Eleme, with 83 million monthly users, is owned by Alibaba, owned by Taobao, one of the world’s largest e-commerce platforms. Since launching the new system in many Chinese cities since 2018, Eleme says, it has saved traders $ 8 million in customer refunds due to complications, including delays.
To build, Eleme had to find a cheap way to work in a home. GPS is accurate up to 5 meters outside, but the walls, seats, even people distract from its signals. “It’s even worse at high altitudes,” he says Pat Panuto, professor of computer science at the University of California, San Diego. This is a problem because many urban retailers in China are located in multistory housing.
Indoor Wi-Fi hotspots and radio frequency recognition work, but Bluetooth is the cheapest, most reliable method. Its accuracy is about 10 meters, good enough to detect people walking in a shop or restaurant.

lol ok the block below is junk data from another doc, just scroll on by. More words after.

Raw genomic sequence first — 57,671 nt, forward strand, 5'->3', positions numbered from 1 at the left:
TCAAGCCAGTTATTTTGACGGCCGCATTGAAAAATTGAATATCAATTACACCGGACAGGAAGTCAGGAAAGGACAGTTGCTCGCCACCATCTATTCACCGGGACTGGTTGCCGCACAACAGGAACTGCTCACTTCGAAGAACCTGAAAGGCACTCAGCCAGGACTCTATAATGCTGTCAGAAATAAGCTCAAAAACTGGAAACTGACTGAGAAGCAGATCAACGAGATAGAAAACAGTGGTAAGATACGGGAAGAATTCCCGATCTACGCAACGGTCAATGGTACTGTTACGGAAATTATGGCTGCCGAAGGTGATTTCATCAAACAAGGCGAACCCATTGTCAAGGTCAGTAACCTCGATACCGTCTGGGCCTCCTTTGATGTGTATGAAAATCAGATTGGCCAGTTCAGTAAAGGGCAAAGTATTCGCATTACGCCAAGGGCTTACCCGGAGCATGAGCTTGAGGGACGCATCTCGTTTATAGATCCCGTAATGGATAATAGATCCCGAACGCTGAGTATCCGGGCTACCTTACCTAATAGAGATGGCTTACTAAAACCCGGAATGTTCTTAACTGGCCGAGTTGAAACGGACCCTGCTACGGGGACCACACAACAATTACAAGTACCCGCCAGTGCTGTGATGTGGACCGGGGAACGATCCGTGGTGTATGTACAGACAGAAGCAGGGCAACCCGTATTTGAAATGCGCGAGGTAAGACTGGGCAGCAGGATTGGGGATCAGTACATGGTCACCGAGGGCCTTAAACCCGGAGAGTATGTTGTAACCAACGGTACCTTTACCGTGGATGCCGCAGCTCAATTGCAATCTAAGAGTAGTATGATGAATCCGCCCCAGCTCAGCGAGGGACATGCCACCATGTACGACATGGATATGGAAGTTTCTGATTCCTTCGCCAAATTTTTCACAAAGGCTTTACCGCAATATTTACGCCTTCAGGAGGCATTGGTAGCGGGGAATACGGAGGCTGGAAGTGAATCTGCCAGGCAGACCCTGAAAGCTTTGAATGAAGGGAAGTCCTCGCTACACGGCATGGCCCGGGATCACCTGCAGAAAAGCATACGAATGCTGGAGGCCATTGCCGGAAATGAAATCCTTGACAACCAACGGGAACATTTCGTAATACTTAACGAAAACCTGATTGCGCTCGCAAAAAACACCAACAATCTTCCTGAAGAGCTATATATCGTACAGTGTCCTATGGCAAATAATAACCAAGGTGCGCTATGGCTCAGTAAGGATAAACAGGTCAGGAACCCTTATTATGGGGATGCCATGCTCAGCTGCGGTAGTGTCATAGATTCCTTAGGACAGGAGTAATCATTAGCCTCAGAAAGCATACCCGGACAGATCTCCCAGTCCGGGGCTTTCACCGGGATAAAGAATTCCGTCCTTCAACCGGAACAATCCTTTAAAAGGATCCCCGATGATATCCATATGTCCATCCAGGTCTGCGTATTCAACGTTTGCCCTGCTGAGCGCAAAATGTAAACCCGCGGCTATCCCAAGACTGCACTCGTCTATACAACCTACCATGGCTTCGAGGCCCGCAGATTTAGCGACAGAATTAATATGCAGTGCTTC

In early 2018, Alibaba installed more than 12,000 Bluetooth beacons in stores in Shanghai. The beacons produce signatures taken from the drivers’ phones as “ID tuples.” The program places each tuple on the server servers, where it corresponds to the business IDs, and the machine logs in to where and when the signal was sent.
These same networks are used extensively for goods, people, and services. One of the largest is located at London’s Gatwick Airport, where about 2,000 Bluetooth beacons are installed. But Eleme is one of the first to be built on a city level.
Depending on its system in several Chinese cities, Alibaba took advantage of the fact that phones can also serve as Bluetooth beacons. Apple launched the app on iOS devices in 2013, and similar models are now available on other phones.